|Sara Dahill-Brown (second from left) of Wake Forest University and Ashley Jochim (center), a senior researcher with the Center on Reinventing Public Education, sat on a panel on rural education at the American Enterprise Institute last December.
When Robert Ranells was hired as superintendent of the Wallace School District in rural northern Idaho, he was an experienced educator but also an outsider to the small, tight-knit community. He immediately recognized that to be successful as a leader, he needed to make strong connections.
During his first year overseeing the 500-student district, Ranells joined the chamber of commerce, the local Rotary Club and the Elks Lodge. These relationships led to an invitation to join the local community foundation. To better understand the local economy, he made multiple visits to the precious metal and mineral mines where most of his students’ parents worked. In addition to serving as superintendent, he took on the roles of high school football coach and bus driver.
Though aware of the economic precarity facing his community, given its reliance on mining, as well as the challenges presented by a declining population, Ranells speaks with fondness about the “greatness of small” and the close relationships he has been able to form with parents and students as well as community leaders. He expresses gratitude for the many ways community members in the five rural towns composing his district step up to support the schools.
Recognizing that some retired Wallace residents may not feel as invested in the school system as families with young children, Ranells opens the schools to the community to ensure they function as a resource benefitting everyone. He explains, “Our secondary school is used nearly every night for some community event. The people, the school is theirs, and they take pride in it.” In March 2018, despite a difficult budget climate in Idaho, renewed talks of district consolidation and a long-standing strike in one of the largest local mines, more than 60 percent of voters approved the local levy needed to maintain the schools’ funding and services. Ranells nonetheless worried publicly about the district’s future finances given how the current funding formula in Idaho treats rural districts and the reforms being considered by the state legislature.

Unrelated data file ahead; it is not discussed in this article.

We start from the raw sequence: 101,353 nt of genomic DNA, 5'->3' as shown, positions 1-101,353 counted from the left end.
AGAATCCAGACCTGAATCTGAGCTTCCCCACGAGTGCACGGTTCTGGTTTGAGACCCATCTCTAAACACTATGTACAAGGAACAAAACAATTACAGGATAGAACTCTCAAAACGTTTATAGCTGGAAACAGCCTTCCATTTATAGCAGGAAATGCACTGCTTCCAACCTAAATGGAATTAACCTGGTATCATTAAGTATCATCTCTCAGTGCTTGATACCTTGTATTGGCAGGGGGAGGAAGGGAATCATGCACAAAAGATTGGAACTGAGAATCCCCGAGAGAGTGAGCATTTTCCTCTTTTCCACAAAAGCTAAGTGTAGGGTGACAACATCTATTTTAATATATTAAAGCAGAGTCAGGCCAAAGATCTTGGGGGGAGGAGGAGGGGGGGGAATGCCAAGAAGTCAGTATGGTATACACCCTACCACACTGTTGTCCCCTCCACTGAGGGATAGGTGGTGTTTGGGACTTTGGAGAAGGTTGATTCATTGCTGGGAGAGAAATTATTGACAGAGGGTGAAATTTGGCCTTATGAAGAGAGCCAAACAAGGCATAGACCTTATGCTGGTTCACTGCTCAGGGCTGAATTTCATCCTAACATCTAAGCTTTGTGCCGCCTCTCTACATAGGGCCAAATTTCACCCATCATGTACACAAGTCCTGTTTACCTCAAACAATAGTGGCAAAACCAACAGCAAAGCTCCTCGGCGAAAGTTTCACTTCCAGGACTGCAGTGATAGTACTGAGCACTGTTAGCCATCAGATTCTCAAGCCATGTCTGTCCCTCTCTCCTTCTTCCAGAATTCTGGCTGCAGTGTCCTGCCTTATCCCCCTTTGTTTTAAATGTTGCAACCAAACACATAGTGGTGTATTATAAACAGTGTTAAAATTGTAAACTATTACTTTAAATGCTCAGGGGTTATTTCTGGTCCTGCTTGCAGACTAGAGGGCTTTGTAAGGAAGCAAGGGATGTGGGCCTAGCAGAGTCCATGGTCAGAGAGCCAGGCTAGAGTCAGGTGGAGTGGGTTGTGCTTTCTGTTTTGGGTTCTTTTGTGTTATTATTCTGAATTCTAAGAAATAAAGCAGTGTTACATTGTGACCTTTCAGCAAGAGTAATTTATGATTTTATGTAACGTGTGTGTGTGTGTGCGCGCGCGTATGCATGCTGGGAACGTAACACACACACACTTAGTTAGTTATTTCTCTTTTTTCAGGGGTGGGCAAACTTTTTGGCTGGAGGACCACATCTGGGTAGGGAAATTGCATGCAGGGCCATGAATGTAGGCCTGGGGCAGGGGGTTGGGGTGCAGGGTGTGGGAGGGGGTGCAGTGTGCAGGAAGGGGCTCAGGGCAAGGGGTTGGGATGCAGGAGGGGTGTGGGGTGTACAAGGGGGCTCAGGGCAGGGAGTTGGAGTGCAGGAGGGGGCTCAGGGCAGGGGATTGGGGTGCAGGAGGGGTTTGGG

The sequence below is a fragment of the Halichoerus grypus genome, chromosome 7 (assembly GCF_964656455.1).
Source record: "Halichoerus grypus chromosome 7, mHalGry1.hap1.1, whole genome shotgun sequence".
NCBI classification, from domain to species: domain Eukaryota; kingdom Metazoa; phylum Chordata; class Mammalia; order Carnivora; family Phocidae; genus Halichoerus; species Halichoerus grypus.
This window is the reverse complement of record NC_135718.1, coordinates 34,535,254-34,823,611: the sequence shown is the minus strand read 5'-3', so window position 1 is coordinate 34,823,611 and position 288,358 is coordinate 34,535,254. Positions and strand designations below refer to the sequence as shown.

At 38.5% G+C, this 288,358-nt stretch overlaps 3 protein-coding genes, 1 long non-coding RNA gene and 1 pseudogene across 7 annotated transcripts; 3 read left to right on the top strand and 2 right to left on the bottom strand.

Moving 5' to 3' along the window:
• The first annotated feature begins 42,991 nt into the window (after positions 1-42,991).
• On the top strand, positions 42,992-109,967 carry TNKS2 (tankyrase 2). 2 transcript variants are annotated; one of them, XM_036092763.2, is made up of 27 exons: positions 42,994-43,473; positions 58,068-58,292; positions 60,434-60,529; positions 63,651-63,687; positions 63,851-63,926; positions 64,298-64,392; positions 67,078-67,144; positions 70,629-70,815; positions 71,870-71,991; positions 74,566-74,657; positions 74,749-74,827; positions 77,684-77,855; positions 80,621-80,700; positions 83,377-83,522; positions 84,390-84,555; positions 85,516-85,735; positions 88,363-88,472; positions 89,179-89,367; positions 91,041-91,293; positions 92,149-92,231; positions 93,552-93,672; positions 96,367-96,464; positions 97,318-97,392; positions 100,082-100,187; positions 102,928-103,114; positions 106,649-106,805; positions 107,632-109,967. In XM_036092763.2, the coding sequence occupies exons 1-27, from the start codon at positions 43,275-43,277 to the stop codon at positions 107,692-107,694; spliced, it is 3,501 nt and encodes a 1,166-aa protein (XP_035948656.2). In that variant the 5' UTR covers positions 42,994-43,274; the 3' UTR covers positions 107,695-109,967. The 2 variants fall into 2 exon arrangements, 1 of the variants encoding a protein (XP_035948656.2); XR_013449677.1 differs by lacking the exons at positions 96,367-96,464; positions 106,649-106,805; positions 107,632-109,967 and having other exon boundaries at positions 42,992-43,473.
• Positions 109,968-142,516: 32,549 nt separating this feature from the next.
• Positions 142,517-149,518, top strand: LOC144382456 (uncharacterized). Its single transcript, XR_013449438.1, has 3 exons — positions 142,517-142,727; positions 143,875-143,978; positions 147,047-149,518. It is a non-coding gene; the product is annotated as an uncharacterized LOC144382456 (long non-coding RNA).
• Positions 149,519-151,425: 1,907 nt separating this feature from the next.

Ranells’ experiences offer a portrait of both the joys and difficulties of rural school leadership in the 21st century.
In many regards, the basic political infrastructure of rural school districts looks similar to that of urban districts. The school boards are democratically elected. Superintendents are hired by boards to oversee daily operations and manage the affairs. Teachers, parents and taxpayers negotiate over how to allocate resources and develop programs. Educators at the local level contest state and federal mandates and advocate for greater financial support. And just as reforms in urban school systems live and die on the back of politics, so do rural ones.